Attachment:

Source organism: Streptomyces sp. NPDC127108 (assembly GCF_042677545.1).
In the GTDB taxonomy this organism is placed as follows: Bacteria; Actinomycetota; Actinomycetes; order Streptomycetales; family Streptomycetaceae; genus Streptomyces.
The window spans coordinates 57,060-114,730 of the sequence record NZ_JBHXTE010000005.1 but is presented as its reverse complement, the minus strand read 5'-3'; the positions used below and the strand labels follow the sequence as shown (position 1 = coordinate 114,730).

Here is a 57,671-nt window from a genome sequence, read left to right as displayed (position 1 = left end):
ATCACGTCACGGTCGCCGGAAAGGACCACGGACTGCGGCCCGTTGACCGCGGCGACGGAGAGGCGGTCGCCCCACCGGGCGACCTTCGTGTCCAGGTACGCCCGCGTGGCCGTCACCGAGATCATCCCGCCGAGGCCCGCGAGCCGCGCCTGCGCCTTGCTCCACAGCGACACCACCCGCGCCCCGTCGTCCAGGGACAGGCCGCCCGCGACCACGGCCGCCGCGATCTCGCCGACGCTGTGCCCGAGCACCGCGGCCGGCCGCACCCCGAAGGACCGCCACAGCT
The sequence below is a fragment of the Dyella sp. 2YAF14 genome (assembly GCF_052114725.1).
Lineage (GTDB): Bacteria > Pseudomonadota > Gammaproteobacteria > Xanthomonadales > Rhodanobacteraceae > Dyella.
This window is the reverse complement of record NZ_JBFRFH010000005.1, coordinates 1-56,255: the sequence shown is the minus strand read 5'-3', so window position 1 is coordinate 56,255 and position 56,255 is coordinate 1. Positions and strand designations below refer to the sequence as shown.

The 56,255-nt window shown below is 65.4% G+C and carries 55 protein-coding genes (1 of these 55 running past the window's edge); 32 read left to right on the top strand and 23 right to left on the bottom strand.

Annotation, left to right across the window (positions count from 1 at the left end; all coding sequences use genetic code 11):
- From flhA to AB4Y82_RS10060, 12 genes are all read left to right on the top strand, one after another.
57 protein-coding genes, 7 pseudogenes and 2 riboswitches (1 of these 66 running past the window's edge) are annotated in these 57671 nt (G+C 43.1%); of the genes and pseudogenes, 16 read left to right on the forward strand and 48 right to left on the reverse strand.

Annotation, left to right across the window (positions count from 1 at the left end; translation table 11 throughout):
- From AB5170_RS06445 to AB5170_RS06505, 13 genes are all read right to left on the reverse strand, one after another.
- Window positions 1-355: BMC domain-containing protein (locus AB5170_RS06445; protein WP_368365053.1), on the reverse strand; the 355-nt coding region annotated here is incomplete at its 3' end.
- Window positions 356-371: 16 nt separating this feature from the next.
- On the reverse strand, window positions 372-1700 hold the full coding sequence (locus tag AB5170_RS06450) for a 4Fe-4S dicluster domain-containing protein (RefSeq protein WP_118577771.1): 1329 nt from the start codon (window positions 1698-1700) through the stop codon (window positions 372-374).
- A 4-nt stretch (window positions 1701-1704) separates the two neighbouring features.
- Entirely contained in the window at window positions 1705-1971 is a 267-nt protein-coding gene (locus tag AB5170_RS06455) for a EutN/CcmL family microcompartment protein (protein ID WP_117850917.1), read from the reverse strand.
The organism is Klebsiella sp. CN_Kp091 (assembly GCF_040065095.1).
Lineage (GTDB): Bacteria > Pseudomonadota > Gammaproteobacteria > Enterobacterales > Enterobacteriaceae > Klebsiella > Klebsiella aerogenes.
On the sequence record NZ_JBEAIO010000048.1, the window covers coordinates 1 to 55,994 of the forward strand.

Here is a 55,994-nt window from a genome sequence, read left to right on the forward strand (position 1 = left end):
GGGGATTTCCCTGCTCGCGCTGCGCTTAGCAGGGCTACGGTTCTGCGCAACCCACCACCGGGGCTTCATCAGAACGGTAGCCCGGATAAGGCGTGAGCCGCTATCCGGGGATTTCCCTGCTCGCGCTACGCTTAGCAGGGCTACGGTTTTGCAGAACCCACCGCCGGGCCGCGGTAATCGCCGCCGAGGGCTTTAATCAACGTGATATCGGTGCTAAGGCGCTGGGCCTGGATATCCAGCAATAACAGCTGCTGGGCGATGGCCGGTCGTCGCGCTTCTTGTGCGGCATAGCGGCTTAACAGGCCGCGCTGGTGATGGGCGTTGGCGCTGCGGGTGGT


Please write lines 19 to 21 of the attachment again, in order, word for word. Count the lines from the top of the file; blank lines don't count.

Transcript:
- Entirely contained in the window at window positions 1705-1971 is a 267-nt protein-coding gene (locus tag AB5170_RS06455) for a EutN/CcmL family microcompartment protein (protein ID WP_117850917.1), read from the reverse strand.
The organism is Klebsiella sp. CN_Kp091 (assembly GCF_040065095.1).
Lineage (GTDB): Bacteria > Pseudomonadota > Gammaproteobacteria > Enterobacterales > Enterobacteriaceae > Klebsiella > Klebsiella aerogenes.